Martin Luther King Jr.

Quotations

Everything that we see is a shadow cast by that which we do not see.

The Measure of a Man (1958)

I have a dream that one day this nation will rise up and live out the true meaning of its creed: “We hold these truths to be self-evident that all men are created equal.”… I have a dream that my four little children will one day live in a nation where they will not be judged by the color of their skin but by the content of their character. I have a dream today.

"I Have a Dream," speech at the Lincoln Memorial, Washington, D.C., August 28, 1963

I have almost reached the regrettable conclusion that the Negro’s great stumbling block in his stride toward freedom is not the White Citizen’s Counciler or the Ku Klux Klanner, but the white moderate, who is more devoted to “order” than to justice; who prefers a negative peace which is the absence of tension to a positive peace which is the presence of justice; who constantly says: “I agree with you in the goal you seek, but I cannot agree with your methods of direct action”; who paternalistically believes he can set the timetable for another man’s freedom; who lives by a mythical concept of time and who constantly advises the Negro to wait for a “more convenient season.”

Letter from a Birmingham Jail (1963)

The church must be reminded that it is not the master or the servant of the state, but rather the conscience of the state. It must be the guide and the critic of the state, and never its tool.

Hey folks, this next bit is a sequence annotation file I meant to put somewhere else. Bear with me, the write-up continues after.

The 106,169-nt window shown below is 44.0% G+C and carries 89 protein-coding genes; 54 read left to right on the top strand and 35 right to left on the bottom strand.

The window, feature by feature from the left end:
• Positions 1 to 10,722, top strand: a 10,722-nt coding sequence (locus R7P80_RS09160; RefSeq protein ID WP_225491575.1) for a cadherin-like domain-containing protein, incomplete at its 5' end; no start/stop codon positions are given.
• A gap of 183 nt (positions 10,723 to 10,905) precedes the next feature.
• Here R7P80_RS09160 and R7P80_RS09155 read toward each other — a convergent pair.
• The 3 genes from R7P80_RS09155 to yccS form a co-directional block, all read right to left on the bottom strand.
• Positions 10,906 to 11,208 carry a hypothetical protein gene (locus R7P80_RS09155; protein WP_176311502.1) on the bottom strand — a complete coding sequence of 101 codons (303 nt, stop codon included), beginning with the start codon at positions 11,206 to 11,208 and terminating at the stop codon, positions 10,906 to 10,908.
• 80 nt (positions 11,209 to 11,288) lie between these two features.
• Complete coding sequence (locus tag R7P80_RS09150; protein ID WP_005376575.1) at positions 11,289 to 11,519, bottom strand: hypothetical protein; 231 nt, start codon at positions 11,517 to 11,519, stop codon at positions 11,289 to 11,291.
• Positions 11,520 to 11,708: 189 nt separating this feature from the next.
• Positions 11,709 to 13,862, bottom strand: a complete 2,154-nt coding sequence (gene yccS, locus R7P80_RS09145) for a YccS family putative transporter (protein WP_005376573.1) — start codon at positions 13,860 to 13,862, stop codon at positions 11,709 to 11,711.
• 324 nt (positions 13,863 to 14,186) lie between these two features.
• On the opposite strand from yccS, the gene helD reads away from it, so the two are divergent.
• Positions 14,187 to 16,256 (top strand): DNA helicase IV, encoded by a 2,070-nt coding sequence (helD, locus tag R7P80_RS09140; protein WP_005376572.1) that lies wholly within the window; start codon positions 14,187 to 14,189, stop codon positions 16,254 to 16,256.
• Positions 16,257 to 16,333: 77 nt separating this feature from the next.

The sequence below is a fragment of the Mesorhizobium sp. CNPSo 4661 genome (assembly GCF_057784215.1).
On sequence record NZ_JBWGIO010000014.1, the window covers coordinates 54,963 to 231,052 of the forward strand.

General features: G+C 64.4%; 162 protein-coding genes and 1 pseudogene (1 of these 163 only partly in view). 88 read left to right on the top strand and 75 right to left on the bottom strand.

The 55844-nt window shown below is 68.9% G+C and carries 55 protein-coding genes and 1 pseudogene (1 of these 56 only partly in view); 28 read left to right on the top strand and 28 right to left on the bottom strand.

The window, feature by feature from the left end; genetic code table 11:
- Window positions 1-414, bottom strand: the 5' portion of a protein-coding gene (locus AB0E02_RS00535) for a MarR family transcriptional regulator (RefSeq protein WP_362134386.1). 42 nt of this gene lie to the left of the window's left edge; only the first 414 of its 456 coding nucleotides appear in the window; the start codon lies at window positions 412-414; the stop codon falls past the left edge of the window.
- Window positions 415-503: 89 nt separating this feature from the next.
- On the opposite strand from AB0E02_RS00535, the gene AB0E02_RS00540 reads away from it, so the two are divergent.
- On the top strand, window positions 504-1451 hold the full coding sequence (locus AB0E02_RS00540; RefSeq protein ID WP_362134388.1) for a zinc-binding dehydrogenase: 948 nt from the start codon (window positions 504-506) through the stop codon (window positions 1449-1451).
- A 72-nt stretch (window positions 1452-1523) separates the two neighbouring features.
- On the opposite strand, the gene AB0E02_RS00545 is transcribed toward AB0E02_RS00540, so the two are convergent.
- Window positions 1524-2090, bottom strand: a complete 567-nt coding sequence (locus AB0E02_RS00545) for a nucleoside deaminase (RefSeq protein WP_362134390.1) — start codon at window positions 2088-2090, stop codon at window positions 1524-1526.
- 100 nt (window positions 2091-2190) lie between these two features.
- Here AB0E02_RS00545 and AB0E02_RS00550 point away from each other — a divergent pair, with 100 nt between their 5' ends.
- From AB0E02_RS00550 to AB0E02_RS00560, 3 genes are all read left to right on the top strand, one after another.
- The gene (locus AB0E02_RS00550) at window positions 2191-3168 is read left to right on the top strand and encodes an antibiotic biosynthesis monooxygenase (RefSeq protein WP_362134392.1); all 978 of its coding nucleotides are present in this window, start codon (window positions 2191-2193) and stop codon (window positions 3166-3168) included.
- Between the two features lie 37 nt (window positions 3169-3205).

Strength to Love (1963)

Freedom is never voluntarily given by the oppressor; it must be demanded by the oppressed.

'Letter from Birmingham Jail' in Why We Can't Wait 1963.

From the prodigious hilltops of New Hampshire, let freedom ring. From the mighty mountains of New York, let freedom ring. From the heightening Alleghenies of Pennsylvania, let freedom ring … Let freedom ring from every hill and molehill …

Address at Lincoln Memorial during March on Washington, 28 Aug 63.

Injustice anywhere is a threat to justice everywhere.

'Letter from Birmingham Jail' in Why We Can't Wait 1963.

The means by which we live have outdistanced the ends for which we live.

Strength to Love (1963)

We are caught in an inescapable network of mutuality, tied in a single garment of destiny. Whatever affects one directly, affects all indirectly.

Success, recognition, and conformity are the bywords of the modern world where everyone seems to crave the anesthetizing security of being identified with the majority.

Strength to Love (1963)

Law and order exist for the purpose of establishing justice and … when they fail in this purpose they become the dangerously structured dams that block the flow of social progress.

'Letter from Birmingham Jail' in Why We Can't Wait 1963.

The sweltering summer of the Negro’s legitimate discontent will not pass until there is an invigorating autumn of freedom and equality.

I Have A Dream (1963)